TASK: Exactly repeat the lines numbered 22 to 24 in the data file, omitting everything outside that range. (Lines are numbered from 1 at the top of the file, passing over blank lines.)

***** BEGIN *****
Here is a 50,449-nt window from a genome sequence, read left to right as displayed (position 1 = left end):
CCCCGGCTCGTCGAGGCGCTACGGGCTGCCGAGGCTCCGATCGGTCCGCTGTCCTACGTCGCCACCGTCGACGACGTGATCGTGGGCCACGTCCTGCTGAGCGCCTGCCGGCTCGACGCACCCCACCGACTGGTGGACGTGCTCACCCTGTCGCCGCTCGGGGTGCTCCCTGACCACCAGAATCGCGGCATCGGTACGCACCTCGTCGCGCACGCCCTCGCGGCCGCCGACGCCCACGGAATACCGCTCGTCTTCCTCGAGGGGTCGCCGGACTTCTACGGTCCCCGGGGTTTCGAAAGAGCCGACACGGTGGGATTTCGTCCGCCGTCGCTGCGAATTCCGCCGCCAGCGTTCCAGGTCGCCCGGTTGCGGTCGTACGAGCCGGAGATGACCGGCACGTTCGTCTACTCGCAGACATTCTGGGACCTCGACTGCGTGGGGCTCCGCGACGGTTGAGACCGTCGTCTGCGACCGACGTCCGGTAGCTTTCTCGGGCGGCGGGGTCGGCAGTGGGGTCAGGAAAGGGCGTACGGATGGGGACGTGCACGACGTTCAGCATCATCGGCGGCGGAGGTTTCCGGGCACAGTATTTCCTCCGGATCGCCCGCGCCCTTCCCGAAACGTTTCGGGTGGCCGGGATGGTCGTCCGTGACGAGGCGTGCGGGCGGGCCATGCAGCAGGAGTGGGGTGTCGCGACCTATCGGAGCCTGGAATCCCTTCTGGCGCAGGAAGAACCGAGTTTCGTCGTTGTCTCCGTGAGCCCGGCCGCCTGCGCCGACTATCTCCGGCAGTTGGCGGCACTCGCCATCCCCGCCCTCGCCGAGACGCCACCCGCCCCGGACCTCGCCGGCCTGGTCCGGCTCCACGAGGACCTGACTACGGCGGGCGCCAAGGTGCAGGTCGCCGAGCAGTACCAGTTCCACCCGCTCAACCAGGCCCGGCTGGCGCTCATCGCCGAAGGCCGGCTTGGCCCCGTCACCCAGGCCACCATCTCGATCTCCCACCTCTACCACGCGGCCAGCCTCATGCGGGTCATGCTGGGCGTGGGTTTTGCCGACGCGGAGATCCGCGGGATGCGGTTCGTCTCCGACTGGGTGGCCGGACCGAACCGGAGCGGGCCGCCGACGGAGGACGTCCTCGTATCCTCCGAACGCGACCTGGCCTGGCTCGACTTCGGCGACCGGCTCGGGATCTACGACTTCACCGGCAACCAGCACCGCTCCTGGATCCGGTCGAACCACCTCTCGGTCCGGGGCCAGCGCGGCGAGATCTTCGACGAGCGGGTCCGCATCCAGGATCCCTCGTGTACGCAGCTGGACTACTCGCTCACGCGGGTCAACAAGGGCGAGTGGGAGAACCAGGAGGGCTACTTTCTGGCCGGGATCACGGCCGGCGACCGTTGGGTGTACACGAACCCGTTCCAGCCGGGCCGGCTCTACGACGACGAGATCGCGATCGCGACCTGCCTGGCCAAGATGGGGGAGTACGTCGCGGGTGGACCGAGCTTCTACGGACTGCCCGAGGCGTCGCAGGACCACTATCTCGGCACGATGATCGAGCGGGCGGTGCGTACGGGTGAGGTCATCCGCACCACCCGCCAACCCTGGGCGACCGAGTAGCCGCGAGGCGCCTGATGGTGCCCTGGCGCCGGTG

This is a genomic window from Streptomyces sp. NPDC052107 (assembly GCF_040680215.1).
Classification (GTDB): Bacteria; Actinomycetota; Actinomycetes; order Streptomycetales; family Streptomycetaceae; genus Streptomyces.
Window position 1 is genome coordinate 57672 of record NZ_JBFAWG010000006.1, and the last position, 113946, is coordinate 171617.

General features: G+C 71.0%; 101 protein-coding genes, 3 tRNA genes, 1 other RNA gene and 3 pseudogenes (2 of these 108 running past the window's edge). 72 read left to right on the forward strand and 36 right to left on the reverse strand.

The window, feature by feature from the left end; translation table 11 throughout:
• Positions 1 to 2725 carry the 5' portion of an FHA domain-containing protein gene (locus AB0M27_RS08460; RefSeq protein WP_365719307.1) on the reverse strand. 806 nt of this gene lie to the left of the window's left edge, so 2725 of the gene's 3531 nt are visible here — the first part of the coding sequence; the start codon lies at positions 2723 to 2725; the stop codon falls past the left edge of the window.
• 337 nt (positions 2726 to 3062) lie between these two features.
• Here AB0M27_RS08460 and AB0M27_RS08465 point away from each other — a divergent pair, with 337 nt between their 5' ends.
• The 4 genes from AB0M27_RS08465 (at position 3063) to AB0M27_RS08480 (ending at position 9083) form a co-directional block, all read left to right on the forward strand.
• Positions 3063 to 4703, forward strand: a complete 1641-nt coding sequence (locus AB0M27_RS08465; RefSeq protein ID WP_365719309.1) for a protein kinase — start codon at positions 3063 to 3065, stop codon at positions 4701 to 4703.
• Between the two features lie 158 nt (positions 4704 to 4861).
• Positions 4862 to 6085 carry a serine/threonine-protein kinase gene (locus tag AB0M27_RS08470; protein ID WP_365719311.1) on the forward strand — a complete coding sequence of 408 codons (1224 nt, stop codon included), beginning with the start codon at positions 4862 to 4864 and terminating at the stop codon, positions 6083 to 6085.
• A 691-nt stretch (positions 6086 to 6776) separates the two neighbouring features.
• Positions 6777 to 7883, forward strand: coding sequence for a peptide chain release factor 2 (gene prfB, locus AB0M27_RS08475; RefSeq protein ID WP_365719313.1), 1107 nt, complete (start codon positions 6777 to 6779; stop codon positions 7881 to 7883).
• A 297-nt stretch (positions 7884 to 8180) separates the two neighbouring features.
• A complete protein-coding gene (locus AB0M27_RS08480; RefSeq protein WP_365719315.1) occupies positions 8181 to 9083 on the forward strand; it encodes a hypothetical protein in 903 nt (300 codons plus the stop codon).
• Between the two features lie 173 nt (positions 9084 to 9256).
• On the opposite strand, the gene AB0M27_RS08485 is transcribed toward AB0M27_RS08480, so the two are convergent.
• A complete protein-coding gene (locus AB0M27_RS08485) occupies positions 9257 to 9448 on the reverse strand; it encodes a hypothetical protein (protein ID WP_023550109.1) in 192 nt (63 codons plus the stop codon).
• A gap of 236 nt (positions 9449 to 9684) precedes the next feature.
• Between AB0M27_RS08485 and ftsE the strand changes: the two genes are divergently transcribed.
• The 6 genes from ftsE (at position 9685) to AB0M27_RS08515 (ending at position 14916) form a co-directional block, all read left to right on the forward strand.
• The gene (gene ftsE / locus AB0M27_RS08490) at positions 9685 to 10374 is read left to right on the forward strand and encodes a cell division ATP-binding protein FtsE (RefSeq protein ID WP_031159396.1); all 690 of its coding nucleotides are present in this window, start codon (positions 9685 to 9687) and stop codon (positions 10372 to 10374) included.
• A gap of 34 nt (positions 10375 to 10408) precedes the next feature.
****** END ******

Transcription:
• A gap of 236 nt (positions 9449 to 9684) precedes the next feature.
• Between AB0M27_RS08485 and ftsE the strand changes: the two genes are divergently transcribed.
• The 6 genes from ftsE (at position 9685) to AB0M27_RS08515 (ending at position 14916) form a co-directional block, all read left to right on the forward strand.